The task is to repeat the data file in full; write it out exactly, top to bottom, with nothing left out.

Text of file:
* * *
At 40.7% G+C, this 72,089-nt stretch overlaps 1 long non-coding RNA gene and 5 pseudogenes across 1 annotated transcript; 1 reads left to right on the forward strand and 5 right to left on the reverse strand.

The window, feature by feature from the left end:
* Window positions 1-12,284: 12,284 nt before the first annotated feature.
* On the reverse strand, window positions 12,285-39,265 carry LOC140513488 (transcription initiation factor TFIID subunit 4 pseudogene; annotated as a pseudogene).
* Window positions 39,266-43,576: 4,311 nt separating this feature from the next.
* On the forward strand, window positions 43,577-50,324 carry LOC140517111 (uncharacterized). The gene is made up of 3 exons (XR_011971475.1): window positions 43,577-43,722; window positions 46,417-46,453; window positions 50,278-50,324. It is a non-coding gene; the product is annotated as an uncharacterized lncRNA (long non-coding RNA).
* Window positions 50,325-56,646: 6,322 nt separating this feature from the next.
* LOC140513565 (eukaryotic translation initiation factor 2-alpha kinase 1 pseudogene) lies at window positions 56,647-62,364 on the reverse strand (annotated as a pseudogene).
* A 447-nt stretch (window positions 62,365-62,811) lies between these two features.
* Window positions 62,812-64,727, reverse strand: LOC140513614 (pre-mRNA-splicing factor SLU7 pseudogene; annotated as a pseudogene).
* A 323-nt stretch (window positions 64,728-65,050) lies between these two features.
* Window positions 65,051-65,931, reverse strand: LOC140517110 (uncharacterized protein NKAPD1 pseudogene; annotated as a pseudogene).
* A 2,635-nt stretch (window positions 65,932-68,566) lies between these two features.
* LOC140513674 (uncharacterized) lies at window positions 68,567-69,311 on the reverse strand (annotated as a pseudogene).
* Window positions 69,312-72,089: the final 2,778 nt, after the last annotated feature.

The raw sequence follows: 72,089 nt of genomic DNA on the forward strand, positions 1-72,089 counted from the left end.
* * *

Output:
At 40.7% G+C, this 72,089-nt stretch overlaps 1 long non-coding RNA gene and 5 pseudogenes across 1 annotated transcript; 1 reads left to right on the forward strand and 5 right to left on the reverse strand.

The window, feature by feature from the left end:
* Window positions 1-12,284: 12,284 nt before the first annotated feature.
* On the reverse strand, window positions 12,285-39,265 carry LOC140513488 (transcription initiation factor TFIID subunit 4 pseudogene; annotated as a pseudogene).
* Window positions 39,266-43,576: 4,311 nt separating this feature from the next.
* On the forward strand, window positions 43,577-50,324 carry LOC140517111 (uncharacterized). The gene is made up of 3 exons (XR_011971475.1): window positions 43,577-43,722; window positions 46,417-46,453; window positions 50,278-50,324. It is a non-coding gene; the product is annotated as an uncharacterized lncRNA (long non-coding RNA).
* Window positions 50,325-56,646: 6,322 nt separating this feature from the next.
* LOC140513565 (eukaryotic translation initiation factor 2-alpha kinase 1 pseudogene) lies at window positions 56,647-62,364 on the reverse strand (annotated as a pseudogene).
* A 447-nt stretch (window positions 62,365-62,811) lies between these two features.
* Window positions 62,812-64,727, reverse strand: LOC140513614 (pre-mRNA-splicing factor SLU7 pseudogene; annotated as a pseudogene).
* A 323-nt stretch (window positions 64,728-65,050) lies between these two features.
* Window positions 65,051-65,931, reverse strand: LOC140517110 (uncharacterized protein NKAPD1 pseudogene; annotated as a pseudogene).
* A 2,635-nt stretch (window positions 65,932-68,566) lies between these two features.
* LOC140513674 (uncharacterized) lies at window positions 68,567-69,311 on the reverse strand (annotated as a pseudogene).
* Window positions 69,312-72,089: the final 2,778 nt, after the last annotated feature.

The raw sequence follows: 72,089 nt of genomic DNA on the forward strand, positions 1-72,089 counted from the left end.